The BP oil spill is not alone
For some context on the BP oil spill, I highly recommend this analysis from John Broder and Tom Zeller:
The Deepwater Horizon blowout is not unprecedented, nor is it yet among the worst oil accidents in history. ... The ruptured well, currently pouring an estimated 210,000 gallons of oil a day into the gulf, could flow for years and still not begin to approach the 36 billion gallons of oil spilled by retreating Iraqi forces when they left Kuwait in 1991. It is not yet close to the magnitude of the Ixtoc I blowout in the Bay of Campeche in Mexico in 1979, which spilled an estimated 140 million gallons of crude before the gusher could be stopped.
And it will have to get much worse before it approaches the impact of the Exxon Valdez accident of 1989, which contaminated 1,300 miles of largely untouched shoreline and killed tens of thousands of seabirds, otters and seals along with 250 eagles and 22 killer whales.
I'd think about this less in terms of the BP spill than in terms of the dangers of relying on oil. As Lisa Margonelli told me yesterday, "every gallon of gasoline contains a tremendous amount of risk we don't account for. The American Lung Association estimated that every gallon of gas costs us 50 cents in the asthma rate for children. You have the greenhouse gas question, leakage, spills, explosion, cancer risk from benzene, economic risk from the volatility of the prices, the military cost, and we do not account for all this."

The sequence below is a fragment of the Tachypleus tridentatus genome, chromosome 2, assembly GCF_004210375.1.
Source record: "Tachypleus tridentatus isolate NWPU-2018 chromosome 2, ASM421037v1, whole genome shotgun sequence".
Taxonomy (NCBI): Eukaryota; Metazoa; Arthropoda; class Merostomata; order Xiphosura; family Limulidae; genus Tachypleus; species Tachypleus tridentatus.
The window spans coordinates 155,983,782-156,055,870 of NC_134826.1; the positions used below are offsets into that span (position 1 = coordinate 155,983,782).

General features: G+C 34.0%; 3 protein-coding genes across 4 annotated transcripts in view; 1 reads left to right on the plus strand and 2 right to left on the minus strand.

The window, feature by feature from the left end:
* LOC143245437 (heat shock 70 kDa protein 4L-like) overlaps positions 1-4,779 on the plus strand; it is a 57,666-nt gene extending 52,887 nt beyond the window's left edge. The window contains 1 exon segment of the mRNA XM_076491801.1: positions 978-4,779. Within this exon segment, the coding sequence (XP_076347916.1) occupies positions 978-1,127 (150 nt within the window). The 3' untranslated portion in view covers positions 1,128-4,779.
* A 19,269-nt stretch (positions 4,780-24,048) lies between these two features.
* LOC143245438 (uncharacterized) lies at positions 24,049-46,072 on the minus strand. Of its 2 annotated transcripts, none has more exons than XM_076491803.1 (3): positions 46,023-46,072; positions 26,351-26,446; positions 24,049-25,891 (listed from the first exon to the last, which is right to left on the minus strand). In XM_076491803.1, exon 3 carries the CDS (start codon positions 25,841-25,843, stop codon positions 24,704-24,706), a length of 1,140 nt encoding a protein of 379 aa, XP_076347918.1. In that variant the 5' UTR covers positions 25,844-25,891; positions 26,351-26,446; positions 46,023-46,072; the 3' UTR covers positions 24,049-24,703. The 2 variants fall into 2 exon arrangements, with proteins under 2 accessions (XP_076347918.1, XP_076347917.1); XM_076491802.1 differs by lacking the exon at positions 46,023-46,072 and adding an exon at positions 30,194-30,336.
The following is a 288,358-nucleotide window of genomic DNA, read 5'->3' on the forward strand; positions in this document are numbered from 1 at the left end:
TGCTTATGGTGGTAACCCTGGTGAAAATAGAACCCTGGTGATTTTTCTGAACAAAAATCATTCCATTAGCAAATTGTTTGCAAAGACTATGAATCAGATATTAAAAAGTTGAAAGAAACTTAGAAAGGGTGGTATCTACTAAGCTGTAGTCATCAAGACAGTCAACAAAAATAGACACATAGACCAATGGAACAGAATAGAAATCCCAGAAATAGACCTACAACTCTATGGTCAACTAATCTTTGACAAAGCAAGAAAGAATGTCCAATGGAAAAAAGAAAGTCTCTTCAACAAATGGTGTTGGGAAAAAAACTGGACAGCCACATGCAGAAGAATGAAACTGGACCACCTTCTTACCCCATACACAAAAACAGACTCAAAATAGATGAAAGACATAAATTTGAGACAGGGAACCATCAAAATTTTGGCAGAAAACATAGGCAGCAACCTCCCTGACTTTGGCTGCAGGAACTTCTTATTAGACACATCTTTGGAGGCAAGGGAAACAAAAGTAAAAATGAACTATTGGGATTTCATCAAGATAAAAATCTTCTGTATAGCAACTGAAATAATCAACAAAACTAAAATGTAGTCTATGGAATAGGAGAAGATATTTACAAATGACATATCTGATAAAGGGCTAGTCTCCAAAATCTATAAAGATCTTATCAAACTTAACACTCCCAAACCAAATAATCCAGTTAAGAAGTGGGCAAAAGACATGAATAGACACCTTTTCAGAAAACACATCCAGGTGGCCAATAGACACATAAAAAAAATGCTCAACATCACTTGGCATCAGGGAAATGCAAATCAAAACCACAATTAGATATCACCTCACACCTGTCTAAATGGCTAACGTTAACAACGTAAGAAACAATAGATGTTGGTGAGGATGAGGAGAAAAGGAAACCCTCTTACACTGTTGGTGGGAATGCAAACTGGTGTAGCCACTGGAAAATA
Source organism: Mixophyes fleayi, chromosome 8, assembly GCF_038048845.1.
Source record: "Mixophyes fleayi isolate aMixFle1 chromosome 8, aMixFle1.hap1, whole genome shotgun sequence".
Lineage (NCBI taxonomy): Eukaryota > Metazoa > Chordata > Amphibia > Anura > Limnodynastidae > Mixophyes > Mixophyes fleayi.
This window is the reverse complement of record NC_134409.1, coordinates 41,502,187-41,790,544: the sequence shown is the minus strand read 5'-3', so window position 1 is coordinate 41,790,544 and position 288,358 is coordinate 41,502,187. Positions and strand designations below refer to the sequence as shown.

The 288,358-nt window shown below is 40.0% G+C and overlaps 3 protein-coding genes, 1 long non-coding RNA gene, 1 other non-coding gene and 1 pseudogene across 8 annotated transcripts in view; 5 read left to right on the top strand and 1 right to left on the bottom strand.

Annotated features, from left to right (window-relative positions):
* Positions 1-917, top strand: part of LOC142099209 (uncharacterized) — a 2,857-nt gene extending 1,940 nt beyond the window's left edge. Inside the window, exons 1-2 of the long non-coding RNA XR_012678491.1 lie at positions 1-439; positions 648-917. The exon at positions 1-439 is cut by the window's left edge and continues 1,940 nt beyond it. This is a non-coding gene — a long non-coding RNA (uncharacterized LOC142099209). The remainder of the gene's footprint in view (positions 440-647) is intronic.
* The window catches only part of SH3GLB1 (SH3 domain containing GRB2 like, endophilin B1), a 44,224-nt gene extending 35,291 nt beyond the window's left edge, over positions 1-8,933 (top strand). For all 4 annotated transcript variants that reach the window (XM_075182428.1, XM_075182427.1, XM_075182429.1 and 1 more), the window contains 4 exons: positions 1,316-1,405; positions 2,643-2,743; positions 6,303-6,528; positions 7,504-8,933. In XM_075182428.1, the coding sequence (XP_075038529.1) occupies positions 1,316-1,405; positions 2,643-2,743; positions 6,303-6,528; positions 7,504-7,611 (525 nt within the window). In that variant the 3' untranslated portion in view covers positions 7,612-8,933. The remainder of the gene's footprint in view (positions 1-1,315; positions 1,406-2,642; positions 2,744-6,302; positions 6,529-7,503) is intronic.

If the cost of spills like this one is too high to bear, then we have to wean ourselves off of oil, not simply get really upset about this spill. Because there will be more spills. And they will happen in parts of the world that we don't pay much attention to, and that don't have our high safety standards or our ability to rush mitigation measures into place. What we're seeing here is not a horrible disaster (though it is that), but a cost of relying on this particular type of fuel. And it has to be factored into our calculations.